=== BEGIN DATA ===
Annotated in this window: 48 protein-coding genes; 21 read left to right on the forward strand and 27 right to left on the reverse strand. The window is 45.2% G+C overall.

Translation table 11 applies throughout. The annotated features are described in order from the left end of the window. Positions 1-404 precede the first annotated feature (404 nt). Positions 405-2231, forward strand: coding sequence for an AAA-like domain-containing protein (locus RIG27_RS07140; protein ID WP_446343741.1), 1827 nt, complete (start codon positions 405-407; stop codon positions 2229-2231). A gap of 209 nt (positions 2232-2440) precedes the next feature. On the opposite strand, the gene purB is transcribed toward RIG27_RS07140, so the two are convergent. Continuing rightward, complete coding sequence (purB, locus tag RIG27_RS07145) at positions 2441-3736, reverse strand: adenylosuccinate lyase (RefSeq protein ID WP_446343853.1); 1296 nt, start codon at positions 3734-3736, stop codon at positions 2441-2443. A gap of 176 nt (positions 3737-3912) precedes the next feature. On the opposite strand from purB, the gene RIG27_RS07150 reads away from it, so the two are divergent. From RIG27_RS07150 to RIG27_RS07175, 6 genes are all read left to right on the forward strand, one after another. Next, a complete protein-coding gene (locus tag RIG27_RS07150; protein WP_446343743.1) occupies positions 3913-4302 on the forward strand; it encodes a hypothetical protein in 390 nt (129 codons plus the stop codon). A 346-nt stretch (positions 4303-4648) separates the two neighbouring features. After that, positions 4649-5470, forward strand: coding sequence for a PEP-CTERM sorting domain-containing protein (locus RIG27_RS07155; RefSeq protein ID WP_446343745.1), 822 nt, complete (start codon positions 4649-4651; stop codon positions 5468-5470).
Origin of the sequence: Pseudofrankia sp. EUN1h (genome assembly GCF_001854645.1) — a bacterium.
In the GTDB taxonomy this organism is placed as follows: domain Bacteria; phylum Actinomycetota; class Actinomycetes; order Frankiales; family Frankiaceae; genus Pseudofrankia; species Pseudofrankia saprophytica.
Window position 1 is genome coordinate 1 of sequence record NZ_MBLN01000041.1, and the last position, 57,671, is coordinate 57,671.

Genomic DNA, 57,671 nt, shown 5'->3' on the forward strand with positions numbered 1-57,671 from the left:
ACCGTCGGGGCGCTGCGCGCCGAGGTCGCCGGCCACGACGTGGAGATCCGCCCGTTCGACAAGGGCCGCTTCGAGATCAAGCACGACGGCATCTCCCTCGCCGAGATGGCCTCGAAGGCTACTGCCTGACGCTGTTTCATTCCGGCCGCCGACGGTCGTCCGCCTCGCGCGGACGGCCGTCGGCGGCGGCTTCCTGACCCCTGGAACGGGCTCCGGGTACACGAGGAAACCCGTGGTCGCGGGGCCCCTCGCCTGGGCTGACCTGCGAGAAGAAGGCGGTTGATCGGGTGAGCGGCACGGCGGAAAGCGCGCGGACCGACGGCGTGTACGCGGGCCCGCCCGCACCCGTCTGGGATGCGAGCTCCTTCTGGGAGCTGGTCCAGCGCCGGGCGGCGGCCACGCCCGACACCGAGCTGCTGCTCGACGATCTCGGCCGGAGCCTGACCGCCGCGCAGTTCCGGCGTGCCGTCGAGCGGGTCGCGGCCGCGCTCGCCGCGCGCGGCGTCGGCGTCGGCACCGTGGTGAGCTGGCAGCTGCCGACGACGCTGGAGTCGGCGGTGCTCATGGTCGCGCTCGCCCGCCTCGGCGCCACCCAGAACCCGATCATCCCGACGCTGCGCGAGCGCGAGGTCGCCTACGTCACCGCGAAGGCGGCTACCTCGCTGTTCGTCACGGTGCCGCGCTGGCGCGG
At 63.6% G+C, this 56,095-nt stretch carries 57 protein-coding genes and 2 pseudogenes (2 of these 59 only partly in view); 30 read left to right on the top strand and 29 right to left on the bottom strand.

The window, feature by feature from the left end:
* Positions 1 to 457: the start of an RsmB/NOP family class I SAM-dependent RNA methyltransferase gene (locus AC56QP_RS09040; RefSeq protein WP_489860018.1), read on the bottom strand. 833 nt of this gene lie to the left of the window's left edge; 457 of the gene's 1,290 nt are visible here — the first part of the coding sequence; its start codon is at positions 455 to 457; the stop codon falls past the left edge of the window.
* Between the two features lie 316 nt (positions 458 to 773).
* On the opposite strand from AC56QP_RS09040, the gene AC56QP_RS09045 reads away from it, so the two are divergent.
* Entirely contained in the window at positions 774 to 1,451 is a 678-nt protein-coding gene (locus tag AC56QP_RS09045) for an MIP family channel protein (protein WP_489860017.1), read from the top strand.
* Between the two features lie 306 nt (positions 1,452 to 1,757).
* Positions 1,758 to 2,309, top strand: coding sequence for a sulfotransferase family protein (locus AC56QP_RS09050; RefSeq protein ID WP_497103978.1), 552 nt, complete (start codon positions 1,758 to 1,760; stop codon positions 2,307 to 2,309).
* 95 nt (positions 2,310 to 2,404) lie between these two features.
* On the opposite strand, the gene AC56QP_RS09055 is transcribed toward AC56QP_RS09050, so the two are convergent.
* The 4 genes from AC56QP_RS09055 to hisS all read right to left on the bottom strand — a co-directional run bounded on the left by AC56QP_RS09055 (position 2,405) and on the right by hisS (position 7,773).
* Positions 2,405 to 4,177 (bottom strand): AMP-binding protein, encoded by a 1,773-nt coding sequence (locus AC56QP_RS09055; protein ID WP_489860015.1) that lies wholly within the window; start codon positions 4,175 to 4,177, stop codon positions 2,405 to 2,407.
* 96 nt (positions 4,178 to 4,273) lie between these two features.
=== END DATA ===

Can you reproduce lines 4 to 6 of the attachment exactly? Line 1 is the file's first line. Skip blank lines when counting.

In the GTDB taxonomy this organism is placed as follows: domain Bacteria; phylum Actinomycetota; class Actinomycetes; order Frankiales; family Frankiaceae; genus Pseudofrankia; species Pseudofrankia saprophytica.
Window position 1 is genome coordinate 1 of sequence record NZ_MBLN01000041.1, and the last position, 57,671, is coordinate 57,671.

Genomic DNA, 57,671 nt, shown 5'->3' on the forward strand with positions numbered 1-57,671 from the left: